Why Zen Photography is B&W

“Why are Zen paintings done in ink? Zen philosophy holds the following to be true: “Spiritual awakening is transmitted outside of the sutras. It cannot be experienced through words or letters.” What this means is that the essence of Zen teaching cannot be put into words—neither written nor spoken. Zen painting is an example of this. Multiple colors are not used in Zen painting—only the single hue of the ink. The reason? It is believed that true beauty cannot be expressed through colors and that colors are an imperfect expression of the ineffability of beauty. And so colors are avoided. Each of us experiences the splendor of the setting sun differently. Even if we all describe the color as crimson, we might each perceive that color in a different way. By using only ink, the painter allows every viewer to experience the crimson of the sunset however they like. This is why it is said that Zen painting uses ink to express all five colors—green, blue, yellow, purple, and red. An infinite range of colors can be found within ink’s hue. Depending on the viewer, the ink takes on various tints and layers. What you can see is not all there is.”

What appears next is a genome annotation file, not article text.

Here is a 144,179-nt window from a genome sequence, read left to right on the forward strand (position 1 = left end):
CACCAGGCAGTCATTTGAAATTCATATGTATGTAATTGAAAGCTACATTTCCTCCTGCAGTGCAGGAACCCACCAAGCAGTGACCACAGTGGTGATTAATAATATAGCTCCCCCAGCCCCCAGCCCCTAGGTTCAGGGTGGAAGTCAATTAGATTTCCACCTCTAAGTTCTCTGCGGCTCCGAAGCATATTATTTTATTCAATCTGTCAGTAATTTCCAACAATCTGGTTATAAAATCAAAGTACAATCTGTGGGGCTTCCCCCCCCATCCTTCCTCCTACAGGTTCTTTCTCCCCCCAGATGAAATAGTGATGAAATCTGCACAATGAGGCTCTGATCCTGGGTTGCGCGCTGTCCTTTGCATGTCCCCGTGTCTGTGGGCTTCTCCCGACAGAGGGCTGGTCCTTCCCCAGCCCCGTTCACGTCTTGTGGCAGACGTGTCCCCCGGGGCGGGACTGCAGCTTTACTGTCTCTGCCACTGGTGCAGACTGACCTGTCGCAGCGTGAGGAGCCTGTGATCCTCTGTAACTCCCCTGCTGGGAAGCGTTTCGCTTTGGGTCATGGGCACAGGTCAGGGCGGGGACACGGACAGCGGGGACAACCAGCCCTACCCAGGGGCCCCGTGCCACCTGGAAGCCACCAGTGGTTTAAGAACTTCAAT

— The Art of Simple Living: 100 Daily Practices from a Japanese Zen Monk for a Lifetime of Calm and Joy by Shunmyo Masuno

2 comments

  1. Jean Alwine

    John, If you get upstairs in the Community Center, I have the showcase across from the art room, filled with my ZenTangle black ink artwork. I hope you take the time to see it. Of my many specimens, I have only displayed my animals…tame and wild!!!

    Like

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